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End Notes

  1. Thompson quote is from U.S. Department of Health and Human Services (2002, February 22).
  2. Data are from Buerhaus, Staiger and Auerbach (2000, June 14), Buerhaus (2002), p. 5 and Spratley, Johnson, Sochalski, Fritz and Spencer (2001), p. 7.
  3. Author's calculations based on Spratley et al. (2001), Table 34, p. 72.
  4. Nursing Executive Center (2000), p. 10–11.
  5. Blegen (1993).
  6. Aiken et al. (2002).
  7. American Nurses Association (2001). Respondents were allowed to check all that applied.
  8. American Nurses Association (2001).
  9. Norris (2002, April 8).
  10. First Consulting Group (2001), p. 16.
  11. RNs experienced strong yearly growth in inflation-adjusted hourly wages through 1990 (averaging 2.7 percent per year), but wage growth leveled off between 1990 and 1994 and then fell 1.5 percent annually over the next 3 years. Buerhaus and Staiger (1999), p. 216. See also U.S. General Accounting Office (2001, July 10), p. 10–11 and Spratley et al. (2001), chart 9, p. 20.
  12. Foundation for Healthy Communities (2001), p. 2.
  13. American Nurses Association (2001), Appendix.
  14. U.S. General Accounting Office (2001, June 27), p. 5.
  15. American Nurses Association (2001), Appendix.
  16. "Massachusetts Nurses Association" (1997) and Molly O'Connor, interview with Gordon Lafer, August 2002.
  17. United Nurses Associations of California/ Union of Health Care Professionals, National Union of Hospital and Health Care Employees, American Federation of State, County and Municipal Employees (UNAC/UHCP), www.afscme.org/una. (CA Health and Safety §1276.65(b)).
  18. American Federation of Teachers/Federation of Nurses and Health Profesionals (2001), Mandatory Overtime, p. 27.
  19. Among recent strikes over mandatory overtime are those at McLaren Hospital in Flint, Michigan (AFSCME Local 875), Altoona General Hospital in Pennsylvania (AFSCME Local 3156) and Trumbell Memorial Hospital in Ohio (AFSCME Local 74).
  20. AFT/FNHP (2001), The Nurse Shortage.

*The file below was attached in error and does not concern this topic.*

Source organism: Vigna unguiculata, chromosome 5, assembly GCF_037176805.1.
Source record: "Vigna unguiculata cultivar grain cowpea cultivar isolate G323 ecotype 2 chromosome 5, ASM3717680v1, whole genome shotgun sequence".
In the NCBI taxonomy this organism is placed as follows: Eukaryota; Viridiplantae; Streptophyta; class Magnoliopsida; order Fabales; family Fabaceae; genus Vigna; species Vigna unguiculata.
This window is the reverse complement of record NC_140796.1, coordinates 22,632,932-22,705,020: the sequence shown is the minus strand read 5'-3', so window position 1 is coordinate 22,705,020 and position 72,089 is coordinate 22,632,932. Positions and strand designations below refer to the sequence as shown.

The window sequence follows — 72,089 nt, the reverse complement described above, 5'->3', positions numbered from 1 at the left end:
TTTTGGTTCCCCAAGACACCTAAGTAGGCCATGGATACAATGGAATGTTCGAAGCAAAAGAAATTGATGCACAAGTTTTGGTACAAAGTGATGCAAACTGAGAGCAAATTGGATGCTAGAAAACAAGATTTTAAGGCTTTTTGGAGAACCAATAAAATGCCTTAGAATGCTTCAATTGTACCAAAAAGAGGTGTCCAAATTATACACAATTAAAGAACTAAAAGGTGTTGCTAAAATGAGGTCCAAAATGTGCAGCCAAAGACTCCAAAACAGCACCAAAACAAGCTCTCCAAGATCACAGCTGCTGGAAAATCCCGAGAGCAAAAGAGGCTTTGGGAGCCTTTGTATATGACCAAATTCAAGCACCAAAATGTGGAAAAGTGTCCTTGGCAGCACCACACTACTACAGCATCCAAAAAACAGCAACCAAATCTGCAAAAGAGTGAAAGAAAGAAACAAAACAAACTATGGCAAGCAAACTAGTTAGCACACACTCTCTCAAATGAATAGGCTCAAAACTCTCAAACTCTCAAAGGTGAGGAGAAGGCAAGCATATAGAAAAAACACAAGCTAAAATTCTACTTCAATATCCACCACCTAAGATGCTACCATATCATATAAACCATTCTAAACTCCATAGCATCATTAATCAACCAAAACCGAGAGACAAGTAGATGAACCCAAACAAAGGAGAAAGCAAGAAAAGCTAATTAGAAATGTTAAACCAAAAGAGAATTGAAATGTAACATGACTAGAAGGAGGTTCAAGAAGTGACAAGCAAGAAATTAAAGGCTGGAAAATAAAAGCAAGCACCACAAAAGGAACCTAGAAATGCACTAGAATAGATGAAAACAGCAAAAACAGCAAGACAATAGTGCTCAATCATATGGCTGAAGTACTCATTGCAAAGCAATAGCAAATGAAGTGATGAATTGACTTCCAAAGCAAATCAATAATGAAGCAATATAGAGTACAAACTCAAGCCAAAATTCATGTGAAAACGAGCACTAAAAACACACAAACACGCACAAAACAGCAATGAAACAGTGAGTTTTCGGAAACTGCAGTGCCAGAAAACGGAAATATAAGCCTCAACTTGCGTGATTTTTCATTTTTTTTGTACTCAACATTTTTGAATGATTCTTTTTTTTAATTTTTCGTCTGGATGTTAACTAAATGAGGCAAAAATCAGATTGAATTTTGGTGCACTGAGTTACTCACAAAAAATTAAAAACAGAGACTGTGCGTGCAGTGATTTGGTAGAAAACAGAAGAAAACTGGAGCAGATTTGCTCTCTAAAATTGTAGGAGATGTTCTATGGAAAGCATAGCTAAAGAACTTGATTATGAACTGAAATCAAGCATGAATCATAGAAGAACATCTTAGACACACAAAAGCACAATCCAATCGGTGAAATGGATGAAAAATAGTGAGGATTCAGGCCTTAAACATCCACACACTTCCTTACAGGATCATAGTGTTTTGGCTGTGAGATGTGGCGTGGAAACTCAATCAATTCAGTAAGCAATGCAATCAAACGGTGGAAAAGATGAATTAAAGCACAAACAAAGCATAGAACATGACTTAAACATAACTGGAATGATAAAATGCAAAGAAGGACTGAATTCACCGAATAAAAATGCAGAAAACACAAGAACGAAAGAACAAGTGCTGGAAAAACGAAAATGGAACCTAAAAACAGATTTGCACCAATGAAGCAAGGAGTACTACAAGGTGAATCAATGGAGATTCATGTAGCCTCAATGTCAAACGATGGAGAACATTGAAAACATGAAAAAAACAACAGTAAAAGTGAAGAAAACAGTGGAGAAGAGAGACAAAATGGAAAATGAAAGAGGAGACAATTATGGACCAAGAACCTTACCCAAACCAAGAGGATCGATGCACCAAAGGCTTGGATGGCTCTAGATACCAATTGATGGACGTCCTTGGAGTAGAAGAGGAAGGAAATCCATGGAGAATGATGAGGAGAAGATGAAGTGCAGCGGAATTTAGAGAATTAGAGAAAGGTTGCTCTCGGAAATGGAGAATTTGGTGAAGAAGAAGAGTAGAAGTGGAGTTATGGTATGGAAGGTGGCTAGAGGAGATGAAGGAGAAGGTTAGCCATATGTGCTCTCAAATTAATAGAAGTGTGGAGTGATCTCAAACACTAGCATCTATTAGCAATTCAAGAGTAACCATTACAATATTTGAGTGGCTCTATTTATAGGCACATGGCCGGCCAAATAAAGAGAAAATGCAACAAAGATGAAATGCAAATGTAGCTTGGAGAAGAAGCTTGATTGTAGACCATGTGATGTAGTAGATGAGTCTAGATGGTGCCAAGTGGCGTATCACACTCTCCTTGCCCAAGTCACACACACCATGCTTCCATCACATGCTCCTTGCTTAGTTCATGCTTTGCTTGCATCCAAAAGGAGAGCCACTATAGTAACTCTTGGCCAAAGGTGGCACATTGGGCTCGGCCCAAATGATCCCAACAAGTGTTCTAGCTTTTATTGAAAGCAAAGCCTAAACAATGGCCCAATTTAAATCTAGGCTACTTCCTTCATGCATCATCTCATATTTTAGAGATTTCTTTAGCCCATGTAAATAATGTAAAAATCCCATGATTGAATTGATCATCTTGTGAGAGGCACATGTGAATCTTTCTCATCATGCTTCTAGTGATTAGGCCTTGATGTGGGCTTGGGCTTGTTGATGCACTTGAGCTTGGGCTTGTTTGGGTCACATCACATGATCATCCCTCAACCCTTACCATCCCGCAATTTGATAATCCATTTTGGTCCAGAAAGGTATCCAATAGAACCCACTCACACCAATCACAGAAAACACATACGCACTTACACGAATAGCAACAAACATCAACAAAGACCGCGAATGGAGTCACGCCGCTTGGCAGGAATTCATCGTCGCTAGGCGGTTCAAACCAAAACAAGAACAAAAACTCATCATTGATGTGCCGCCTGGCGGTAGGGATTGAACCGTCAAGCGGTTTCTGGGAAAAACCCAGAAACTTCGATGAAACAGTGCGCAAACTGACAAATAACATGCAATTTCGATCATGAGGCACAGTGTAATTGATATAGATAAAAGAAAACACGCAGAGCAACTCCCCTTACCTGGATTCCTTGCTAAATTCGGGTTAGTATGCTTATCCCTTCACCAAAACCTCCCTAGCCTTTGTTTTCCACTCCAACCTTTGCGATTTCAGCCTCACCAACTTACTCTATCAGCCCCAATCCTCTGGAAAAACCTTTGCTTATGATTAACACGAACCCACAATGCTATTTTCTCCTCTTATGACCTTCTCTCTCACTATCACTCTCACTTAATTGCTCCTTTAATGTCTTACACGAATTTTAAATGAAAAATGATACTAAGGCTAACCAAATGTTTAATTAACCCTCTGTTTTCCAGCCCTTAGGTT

21. See for example, Sparks, Cooper, Fried and Shirom (1997) and Fenwick and Tausig (2001). The National Institute for Occupational Safety and Health (NIOSH) recognizes stress as an occupational hazard. "Job stress can lead to poor health and even injury" National Institute of Occupational Safety and Health (1999), p. 5.
  22. O'Leary (2002), p. 3.
  23. American Hospital Association, Hospital Statistics, Chicago, 1999, cited in Kohn, Corrigan, and Donaldson (2000).
  24. Berens (2000, September 10).
  25. ANA survey results reported in Foley (2002, March 7).
  26. Needleman, Buerhaus, Mattke, Stewart and Zelevinsky (2001).
  27. Grady (2002, May 30).
  28. Needleman, et al. (2001), p. 137.
  29. California Nurses Association (n.d.), quoting American Journal of Critical Care.
  30. Seago and Ash (2002). The analysis controlled for number of beds, AMI-related discharges, cardiac services, staff hours and wages.
  31. Seago and Ash (2002), p. 150.
  32. U.S. Department of Health and Human Services (2002, February 22).
  33. Quoted in Nursing Executive Center (2001), p. 11.
  34. American Hospital Association. Commission on Workforce for Hospitals and Health Systems (2002), p. 2.
  35. Quoted in Murray (2002).
  36. Data is from American Hospital Association. Commission on Workforce for Hospitals and Health Systems (2002), p. 6.
  37. American Hospital Association. Commission on Workforce for Hospitals and Health Systems (2002), p. 11. 68 percent of hospitals said recruiting became more difficult for Imaging Technicians; 53 percent for Pharmacists; 46 percent for Lab Technicians; 40 percent for LPNs and for Billers/Coders; 34 percent for Nursing Assistants; 20 percent for Housekeeping; and 13 percent for Information Technologists.
  38. Nursing Executive Center (2001), p. 4. Asked to rank various issues from 1 ("very satisfied") to 5 ("very dissatisfied"), the availability of qualified nurses was ranked 3.1, the lowest ranking of any issue reported.
  39. Spratley (2001), Table 33, p. 71.
  40. Spratley (2001), Table 13, p. 51.